Police set up roadblocks and reportedly arrest dozens as government promises full review into deaths of 301 coal miners.
Forty-five former managers and employees of a mine in the western Turkish town of Soma have gone on trial on charges relating to the country’s worst mining disaster last year that left 301 miners dead and exposed major safety shortcomings in the industry.
The opening hearing of the trial on Monday was tense with lawyers and families of the victims protesting authorities’ decision that eight of the jailed defendants – who are ex-top managers of the Soma Komur Isletmeleri AS mining company charged with murder – should not attend the trial over security concerns.
The trial is taking place in the town of Akhisar. The eight ex-managers, who are in detention in Izmir, had been seen on a large screen in the court sitting on benches surrounded by police at their prison.
The court called a recess and then adjourned until Wednesday, demanding that the eight defendants be present at the next hearing, the state-run Anadolu news agency reported.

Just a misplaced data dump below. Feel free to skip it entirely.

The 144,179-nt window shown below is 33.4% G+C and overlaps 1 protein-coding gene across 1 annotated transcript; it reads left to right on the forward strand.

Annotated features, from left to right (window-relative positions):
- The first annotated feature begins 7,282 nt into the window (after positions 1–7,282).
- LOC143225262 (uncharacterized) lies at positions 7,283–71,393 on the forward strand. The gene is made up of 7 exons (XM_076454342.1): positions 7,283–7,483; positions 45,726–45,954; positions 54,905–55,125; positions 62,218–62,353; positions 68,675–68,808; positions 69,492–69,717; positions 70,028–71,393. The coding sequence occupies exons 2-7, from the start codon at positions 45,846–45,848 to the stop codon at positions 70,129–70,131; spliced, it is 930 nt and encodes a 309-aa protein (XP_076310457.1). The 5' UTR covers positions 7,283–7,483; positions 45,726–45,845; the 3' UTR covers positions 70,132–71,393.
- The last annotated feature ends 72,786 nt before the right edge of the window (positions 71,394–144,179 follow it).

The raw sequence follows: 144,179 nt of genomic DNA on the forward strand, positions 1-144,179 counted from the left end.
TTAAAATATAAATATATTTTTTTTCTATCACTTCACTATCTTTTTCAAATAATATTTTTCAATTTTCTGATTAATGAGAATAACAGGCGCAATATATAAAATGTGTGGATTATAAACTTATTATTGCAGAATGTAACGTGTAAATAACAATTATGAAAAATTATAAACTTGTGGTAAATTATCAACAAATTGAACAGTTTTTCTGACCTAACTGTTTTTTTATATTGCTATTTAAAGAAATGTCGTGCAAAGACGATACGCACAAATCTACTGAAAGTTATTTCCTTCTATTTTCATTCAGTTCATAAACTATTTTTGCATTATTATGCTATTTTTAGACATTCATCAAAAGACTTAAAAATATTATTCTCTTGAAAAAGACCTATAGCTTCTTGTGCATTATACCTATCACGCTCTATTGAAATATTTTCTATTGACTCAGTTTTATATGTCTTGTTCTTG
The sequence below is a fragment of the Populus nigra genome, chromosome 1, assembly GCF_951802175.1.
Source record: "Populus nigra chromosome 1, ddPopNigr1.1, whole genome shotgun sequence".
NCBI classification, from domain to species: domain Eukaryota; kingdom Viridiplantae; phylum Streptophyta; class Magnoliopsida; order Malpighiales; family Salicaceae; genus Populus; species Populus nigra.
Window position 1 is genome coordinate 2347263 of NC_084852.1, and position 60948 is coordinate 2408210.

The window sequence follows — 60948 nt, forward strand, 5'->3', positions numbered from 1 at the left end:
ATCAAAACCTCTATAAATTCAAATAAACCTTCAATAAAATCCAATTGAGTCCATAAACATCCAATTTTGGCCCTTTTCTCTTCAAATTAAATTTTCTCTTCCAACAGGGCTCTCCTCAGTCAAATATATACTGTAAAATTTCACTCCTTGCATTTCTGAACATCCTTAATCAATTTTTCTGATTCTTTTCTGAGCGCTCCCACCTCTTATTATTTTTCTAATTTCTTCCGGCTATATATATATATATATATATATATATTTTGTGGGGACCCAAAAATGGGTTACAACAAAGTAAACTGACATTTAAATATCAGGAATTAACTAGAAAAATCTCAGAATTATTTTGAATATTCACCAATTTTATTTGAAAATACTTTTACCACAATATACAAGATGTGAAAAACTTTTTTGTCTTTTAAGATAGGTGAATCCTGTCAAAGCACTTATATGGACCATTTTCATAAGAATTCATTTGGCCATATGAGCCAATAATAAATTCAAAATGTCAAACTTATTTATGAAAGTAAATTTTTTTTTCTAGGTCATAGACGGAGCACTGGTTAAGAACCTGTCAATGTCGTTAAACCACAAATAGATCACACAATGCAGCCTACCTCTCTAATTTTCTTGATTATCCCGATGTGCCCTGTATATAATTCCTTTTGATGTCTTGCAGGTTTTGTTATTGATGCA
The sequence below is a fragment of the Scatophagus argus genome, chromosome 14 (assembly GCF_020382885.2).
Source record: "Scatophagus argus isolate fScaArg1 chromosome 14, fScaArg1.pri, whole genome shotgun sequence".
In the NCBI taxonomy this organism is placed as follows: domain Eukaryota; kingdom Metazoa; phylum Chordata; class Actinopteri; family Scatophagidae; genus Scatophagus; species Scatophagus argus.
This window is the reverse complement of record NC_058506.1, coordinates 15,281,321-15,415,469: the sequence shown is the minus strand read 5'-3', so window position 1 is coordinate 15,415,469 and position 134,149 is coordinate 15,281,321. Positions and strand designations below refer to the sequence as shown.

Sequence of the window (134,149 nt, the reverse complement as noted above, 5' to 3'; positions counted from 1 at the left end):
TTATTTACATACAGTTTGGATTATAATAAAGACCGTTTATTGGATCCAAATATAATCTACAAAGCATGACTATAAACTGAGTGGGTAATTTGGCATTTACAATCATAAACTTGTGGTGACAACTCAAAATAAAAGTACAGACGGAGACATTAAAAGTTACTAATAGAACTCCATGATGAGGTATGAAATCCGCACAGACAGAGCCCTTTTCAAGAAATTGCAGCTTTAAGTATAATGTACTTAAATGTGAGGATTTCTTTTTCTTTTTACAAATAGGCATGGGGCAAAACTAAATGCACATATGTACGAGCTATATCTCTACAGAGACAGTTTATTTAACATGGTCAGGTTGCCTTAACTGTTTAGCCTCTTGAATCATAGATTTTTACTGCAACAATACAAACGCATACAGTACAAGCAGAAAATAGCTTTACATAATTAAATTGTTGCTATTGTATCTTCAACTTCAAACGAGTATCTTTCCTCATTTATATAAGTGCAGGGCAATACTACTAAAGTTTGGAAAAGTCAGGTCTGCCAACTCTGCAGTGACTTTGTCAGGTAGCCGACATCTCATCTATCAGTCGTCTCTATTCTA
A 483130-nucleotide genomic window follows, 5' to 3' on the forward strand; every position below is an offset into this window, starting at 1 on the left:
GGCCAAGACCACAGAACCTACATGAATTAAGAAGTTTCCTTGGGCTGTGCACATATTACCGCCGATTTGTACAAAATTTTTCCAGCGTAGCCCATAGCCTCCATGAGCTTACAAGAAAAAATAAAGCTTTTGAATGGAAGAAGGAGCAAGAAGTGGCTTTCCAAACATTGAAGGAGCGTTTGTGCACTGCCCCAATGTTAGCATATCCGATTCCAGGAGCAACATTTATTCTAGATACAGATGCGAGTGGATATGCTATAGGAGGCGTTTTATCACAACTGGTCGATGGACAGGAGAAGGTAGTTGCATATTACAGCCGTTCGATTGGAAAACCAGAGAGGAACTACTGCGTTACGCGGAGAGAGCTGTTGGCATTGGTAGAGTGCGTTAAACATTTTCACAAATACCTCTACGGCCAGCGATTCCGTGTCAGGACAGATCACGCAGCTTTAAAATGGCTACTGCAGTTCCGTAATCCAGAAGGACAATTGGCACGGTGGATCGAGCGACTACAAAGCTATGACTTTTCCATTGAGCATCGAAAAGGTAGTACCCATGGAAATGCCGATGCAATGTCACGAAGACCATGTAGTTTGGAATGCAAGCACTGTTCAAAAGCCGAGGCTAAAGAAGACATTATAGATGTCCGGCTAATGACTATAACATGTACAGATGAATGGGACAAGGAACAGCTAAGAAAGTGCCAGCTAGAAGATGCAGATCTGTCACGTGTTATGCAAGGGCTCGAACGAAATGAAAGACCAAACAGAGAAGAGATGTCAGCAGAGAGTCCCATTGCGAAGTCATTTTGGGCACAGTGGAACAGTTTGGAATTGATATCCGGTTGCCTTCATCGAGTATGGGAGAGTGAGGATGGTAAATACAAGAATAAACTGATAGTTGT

The main suspects on trial include the CEO and the general manager of mine company Soma Komur Isletmeleri AS, who have been charged with “probable voluntary manslaughter” over the 301 deaths and causing “bodily harm” to the 162 injured.
They face up to 25 years in prison for each of the victims and an additional six years for each injured.
Thirty-seven other people have been charged with negligent death and injury and face up to 15 years in prison.
The mining disaster happened when one of the pits of the Soma mine became engulfed by flames and carbon monoxide gas, trapping a team of some 800 miners working inside.
Inspection reports said the coal had been smouldering for days before the May 13 disaster, releasing toxic gases.
A report after the disaster found a long list of faults at the mine, including a lack of carbon monoxide detectors, gas masks in poor condition and bad ventilation.
Lawyers for the families of the victims say that the owners of the Soma mine had sought over-exploitation for the sake of profit, resulting in “working conditions worthy of slavery”.